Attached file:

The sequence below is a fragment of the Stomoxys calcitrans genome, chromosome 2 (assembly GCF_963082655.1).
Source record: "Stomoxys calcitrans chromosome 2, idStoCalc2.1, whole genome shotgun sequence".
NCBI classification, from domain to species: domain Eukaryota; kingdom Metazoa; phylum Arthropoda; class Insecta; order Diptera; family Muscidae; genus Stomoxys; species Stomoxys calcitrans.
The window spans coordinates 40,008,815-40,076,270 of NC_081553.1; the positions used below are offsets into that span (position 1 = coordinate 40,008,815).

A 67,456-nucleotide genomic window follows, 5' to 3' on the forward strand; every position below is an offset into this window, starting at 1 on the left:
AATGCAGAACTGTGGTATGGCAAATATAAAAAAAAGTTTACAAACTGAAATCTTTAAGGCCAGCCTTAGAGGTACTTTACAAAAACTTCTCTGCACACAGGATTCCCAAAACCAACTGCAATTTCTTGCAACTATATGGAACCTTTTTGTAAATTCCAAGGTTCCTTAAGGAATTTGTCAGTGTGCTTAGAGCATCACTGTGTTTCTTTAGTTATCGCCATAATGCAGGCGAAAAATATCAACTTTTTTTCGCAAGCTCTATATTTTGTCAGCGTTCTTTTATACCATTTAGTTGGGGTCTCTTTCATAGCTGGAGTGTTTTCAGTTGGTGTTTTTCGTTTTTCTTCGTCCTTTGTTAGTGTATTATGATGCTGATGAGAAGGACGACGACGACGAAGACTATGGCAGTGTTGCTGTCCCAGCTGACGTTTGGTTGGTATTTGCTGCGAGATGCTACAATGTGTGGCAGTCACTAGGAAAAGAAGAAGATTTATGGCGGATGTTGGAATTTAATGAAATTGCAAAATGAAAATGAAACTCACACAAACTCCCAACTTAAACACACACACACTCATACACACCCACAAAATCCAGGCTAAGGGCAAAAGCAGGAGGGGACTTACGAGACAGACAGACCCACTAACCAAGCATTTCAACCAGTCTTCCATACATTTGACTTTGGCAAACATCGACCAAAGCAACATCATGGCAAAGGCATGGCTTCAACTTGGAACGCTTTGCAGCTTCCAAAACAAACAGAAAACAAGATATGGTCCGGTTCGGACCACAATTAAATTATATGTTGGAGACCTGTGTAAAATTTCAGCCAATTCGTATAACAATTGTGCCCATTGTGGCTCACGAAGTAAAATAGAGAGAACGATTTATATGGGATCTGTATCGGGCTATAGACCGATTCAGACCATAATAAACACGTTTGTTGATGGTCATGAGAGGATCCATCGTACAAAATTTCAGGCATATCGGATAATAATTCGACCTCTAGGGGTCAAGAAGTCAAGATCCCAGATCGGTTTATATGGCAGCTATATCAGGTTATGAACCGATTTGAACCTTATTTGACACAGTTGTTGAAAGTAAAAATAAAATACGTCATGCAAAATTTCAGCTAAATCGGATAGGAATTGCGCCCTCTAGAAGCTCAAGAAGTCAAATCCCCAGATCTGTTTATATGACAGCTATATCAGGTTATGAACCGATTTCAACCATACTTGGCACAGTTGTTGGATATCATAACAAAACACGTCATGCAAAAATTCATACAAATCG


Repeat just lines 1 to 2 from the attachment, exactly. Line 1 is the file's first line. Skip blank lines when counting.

The sequence below is a fragment of the Stomoxys calcitrans genome, chromosome 2 (assembly GCF_963082655.1).
Source record: "Stomoxys calcitrans chromosome 2, idStoCalc2.1, whole genome shotgun sequence".